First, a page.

Unhinged Sextet

Don't Blink

oa2 22145

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MUSIC REVIEW BY David A. Orthmann, All About Jazz

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Unhinged Sextet is a strong candidate for the best band you'll never hear in a live performance. The members of this cooperative ensemble are spread out across the country, earning their daily bread by training the next generation of musicians, with an emphasis on jazz studies, at various universities. They join forces for brief periods in between other commitments, woodshedding material and recording, before returning to their respective home bases.

George Bernard Shaw's often quoted maxim, "Those who can, do; those who can't, teach," is starkly inaccurate in relation to the individuals in the sextet. And when it comes to the music on Don't Blink, so is the word "Unhinged." If only all democratic institutions were able to function as compatibly in pursuit of a common cause. Each one of the sextet's members, save drummer Dom Moio, contributes original material to the disc's eight tracks. A few of this reviewer's favorites include the hushed Middle Eastern flavored vibe of tenor saxophonist Matt Olson's "Low Talk;" bassist Jon Hamar's "Folk Tune," a tightly composed chamber jazz piece which incorporates brief flashes of turbulence within a kind of courtly, formal splendor; and the amiable swagger of pianist Michael Kocour's "Sense of Semantics," a perfect set closer.

Clear-cut, resourceful arrangements that utilize combinations of a front line of Olson, the trumpet and flugelhorn of Vern Sielert, and alto saxophonist Will Campbell, frame catchy, substantive melodies and serve as a point of departure for the soloists. Everyone gets a chance to speak his piece, yet individual efforts never imperil or detract from the music as a whole. Campbell's turn during "The Swinger And The Saint" amounts to densely packed bebop that's free of familiar licks or gratuitous displays of chops. Olson begins a solo on his ballad "Purple Lilac" as if he's reluctantly revealing a secret, and gradually forges a lucid narrative without ever raising his voice. Amidst Moio's nearly inaudible swells and single taps to the cymbals, Kocour's contribution to "Folk Tune" subtly builds suspense while mostly displaying a disarming simplicity. During "Sense Of Semantics," Sielert evinces a real flair for design and raises the solo's temperature by virtue of a slight change of dynamics and the thickening of his tone.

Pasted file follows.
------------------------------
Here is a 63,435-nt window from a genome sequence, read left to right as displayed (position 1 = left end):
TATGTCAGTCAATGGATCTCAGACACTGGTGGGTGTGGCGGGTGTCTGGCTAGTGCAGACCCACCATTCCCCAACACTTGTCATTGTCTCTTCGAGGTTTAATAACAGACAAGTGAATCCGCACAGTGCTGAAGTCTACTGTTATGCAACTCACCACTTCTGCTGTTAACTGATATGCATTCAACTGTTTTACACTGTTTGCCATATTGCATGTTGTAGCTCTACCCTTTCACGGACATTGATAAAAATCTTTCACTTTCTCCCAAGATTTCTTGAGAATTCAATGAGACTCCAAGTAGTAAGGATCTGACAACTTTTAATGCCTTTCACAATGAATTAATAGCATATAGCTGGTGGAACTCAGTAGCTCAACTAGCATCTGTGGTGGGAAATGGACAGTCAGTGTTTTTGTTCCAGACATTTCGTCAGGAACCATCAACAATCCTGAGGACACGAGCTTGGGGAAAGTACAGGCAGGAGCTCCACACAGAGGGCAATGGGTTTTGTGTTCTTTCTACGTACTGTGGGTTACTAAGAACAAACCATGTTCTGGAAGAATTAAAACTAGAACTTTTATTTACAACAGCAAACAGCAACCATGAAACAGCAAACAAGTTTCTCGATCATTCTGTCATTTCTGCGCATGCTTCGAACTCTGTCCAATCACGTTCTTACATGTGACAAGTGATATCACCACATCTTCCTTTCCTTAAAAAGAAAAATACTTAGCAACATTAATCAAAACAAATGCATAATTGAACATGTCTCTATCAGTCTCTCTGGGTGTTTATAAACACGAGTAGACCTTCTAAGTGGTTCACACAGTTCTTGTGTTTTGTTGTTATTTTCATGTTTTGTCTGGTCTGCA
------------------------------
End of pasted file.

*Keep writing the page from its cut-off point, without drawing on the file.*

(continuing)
Kocour, Hamar and Moio do an admirable job of inhabiting the arrangements and spurring the soloists. They always know when and how to push the band, lay back, or keep things on an even keel. Check out the way the rhythm section creates a sense of urgency by tightening the beat at the onset of Sielert's "None The Wiser" solo. Or the manner in which they sustain a glacial tempo during Kocour's and Olson's solos throughout the middle of "Folk Tune."

Although catching a couple of sets of Unhinged Sextet in a club or concert hall remains, regrettably, an unlikely scenario, Don't Blink amply demonstrates that this commonwealth of jazzmen play with the spirit, precision, and invention of a working band.






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